New $5 bill unveiled

The US Treasury today unveiled a new $5 bill, with security features intended to make it harder to bleach out a $5 and use the paper to counterfeit a $100 bill.

Until about ten years ago, a growing form of counterfeiting was bleaching out $1s and printing $50s or $100s on the paper. For the past ten years, though, new large-denomination notes (but not $1 or $2 bills) have had security features to make this harder:

Hamilton portrait and watermark from a $10 billA watermark that is visible when you hold the bill up to the light, showing an image that matches the portrait.

Security thread from a $20 bill A security thread embedded in the paper and is visible when you hold the bill up to a light, showing the denomination of the bill and an image that's unique to that bill.

Both the security thread and the watermark are actually part of the paper, meaning that it is impossible to copy them using any sort of printing technique. This provides some real security.

Now that people are getting used to seeing the security features, counterfeiters have started having trouble passing paper that doesn't have them. Since the $1 and $2 bills don't have them, it's no longer practical to use the old bleach-a-$1-bill technique for getting paper for counterfeit hundreds. The $5 bill, though, does have these feaures, and even though it's a more expensive source of paper, counterfeiters have been using them.

The security features on the new $5 have been changed to make that less successful.


The new $5 has the security thread moved to the right of the portrait, to make it more different from the $100.

The new $5 still has a watermark, but the image has been changed to that of the numeral 5. (Different as the portrait of Lincoln was from that of Franklin, it's certainly true that a 5 is even more different.) There's also a second watermark with three numerals 5, one above the other, to the left of Lincoln's portrait.

The new bill also follows in the footsteps of other new bills by adding color--the new $5 is a pale purple.

The new bills will enter circulation in early 2008.

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Guest's picture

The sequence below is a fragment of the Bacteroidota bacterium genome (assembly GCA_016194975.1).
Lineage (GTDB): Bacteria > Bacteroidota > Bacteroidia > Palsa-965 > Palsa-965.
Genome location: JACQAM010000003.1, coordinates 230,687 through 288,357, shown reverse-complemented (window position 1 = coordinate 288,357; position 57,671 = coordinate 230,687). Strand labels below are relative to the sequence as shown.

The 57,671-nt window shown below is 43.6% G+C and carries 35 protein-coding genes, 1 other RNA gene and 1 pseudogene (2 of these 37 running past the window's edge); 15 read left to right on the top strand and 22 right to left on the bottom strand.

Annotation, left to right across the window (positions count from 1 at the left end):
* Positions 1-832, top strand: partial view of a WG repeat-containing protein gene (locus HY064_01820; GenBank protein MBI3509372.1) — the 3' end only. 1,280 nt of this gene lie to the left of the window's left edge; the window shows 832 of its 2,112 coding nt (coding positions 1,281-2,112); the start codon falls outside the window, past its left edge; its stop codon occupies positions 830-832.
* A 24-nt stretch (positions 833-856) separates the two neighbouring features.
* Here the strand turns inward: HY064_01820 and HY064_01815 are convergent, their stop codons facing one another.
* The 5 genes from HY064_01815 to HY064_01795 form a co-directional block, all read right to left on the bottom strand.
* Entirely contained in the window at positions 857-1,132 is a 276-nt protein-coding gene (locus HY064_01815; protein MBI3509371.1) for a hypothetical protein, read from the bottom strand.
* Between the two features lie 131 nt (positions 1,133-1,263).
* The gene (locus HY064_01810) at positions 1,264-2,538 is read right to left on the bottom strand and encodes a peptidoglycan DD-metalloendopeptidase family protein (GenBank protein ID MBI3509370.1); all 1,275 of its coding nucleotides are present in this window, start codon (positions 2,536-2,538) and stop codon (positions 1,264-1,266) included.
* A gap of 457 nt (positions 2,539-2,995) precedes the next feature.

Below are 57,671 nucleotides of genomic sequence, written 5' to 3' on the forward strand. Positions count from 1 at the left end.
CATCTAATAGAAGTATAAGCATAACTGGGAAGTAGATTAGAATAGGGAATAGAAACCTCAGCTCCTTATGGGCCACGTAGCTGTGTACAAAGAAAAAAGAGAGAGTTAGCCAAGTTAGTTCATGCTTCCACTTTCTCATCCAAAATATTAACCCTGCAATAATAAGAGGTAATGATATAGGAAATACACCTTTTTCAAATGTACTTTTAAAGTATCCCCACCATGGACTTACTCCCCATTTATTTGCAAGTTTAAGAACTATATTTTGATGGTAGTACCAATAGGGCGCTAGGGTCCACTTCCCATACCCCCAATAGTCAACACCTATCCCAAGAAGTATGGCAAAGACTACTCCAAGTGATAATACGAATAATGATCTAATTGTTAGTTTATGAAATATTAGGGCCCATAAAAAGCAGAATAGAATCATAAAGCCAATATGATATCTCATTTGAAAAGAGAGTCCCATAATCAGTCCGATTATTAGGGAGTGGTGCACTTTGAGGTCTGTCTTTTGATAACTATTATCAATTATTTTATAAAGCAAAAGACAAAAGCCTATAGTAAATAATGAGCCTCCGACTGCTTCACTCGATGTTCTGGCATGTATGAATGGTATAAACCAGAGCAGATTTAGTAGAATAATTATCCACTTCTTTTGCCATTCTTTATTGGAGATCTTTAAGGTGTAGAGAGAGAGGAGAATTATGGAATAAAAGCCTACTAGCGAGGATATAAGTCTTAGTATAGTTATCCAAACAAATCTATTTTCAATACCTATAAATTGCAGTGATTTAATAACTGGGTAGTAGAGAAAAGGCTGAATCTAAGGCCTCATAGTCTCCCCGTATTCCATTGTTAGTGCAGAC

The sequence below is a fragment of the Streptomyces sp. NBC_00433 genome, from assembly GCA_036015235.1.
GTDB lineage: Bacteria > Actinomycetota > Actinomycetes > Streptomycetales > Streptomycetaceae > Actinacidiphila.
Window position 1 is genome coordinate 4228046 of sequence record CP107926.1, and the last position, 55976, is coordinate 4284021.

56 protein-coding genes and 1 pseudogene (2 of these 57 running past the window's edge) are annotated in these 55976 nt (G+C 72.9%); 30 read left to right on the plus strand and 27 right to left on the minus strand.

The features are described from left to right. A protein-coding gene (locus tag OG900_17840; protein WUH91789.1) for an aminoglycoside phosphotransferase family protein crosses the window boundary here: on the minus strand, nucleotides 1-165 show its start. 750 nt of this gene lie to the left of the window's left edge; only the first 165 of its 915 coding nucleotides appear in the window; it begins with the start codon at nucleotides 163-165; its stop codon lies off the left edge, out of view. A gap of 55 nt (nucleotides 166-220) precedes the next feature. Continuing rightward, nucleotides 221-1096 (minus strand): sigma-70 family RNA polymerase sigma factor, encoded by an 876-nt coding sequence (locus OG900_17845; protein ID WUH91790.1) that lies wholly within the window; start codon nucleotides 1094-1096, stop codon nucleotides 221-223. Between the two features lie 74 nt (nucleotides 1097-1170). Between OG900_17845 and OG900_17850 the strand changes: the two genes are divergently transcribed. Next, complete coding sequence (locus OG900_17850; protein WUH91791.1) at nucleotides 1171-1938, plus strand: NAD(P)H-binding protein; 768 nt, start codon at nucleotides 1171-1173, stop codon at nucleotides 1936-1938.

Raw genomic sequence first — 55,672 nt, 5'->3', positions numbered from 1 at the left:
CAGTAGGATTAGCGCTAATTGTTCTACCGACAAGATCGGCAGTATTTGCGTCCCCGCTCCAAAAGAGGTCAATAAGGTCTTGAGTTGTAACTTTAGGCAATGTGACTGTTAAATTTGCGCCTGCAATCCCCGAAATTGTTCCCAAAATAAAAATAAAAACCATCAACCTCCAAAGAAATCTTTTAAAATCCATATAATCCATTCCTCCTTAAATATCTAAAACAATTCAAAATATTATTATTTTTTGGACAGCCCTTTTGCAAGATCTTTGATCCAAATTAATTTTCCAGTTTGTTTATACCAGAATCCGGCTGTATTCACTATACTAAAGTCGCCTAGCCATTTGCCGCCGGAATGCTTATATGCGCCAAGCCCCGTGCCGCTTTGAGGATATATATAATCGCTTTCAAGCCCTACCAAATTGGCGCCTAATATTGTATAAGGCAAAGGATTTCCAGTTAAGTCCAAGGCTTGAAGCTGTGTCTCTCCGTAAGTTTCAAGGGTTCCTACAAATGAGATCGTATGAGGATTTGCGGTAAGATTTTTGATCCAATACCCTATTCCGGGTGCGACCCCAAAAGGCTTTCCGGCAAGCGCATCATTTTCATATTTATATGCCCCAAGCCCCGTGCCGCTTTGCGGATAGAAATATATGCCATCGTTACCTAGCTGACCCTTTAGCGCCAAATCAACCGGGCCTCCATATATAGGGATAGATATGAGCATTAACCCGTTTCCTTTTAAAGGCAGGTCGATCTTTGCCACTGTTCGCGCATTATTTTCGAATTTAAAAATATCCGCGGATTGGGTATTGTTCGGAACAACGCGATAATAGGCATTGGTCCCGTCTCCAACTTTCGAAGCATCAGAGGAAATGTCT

Hmmm. Couldn't you just continue to take an old $1 bill and turn it into an old $100 bill?

Am I missing something here?

Philip Brewer's picture

You could still fake an old $100 using a $1 bill, but it has gotten to the point where many people will no longer take old $100 bills, because an increasingly large fraction of them are counterfeit--the genuine ones have been taken to banks and exchanged for new ones.

I would certainly look askance at any old $100 bill that anyone tried to give me.

Guest's picture

Wow you guys still use that? We've been using polymer notes for 20 years next year in Australia. Significantly harder to forge, four times as resilient as paper so requiring replacement less often and therefore saving the government a mint (pun fully intended).

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Guest's picture
Richard Smith-Harper

When you get a counterfeit five from local store what do you do and should you reprot it and to who?

Philip Brewer's picture

The Secret Service has a page on what to do if you get a counterfeit bill.

Despite their advice, if I spotted a counterfeit before I accepted it, I'd refuse it and ask for good money. Otherwise, you're pretty much stuck--it'd be a crime to pass it, and the police aren't going to give you good money for it when they take it away. A local business might reimburse you, if you could convince them that their clerk had really given you a counterfeit, but it would be pretty tough to prove that the counterfeit had come from them.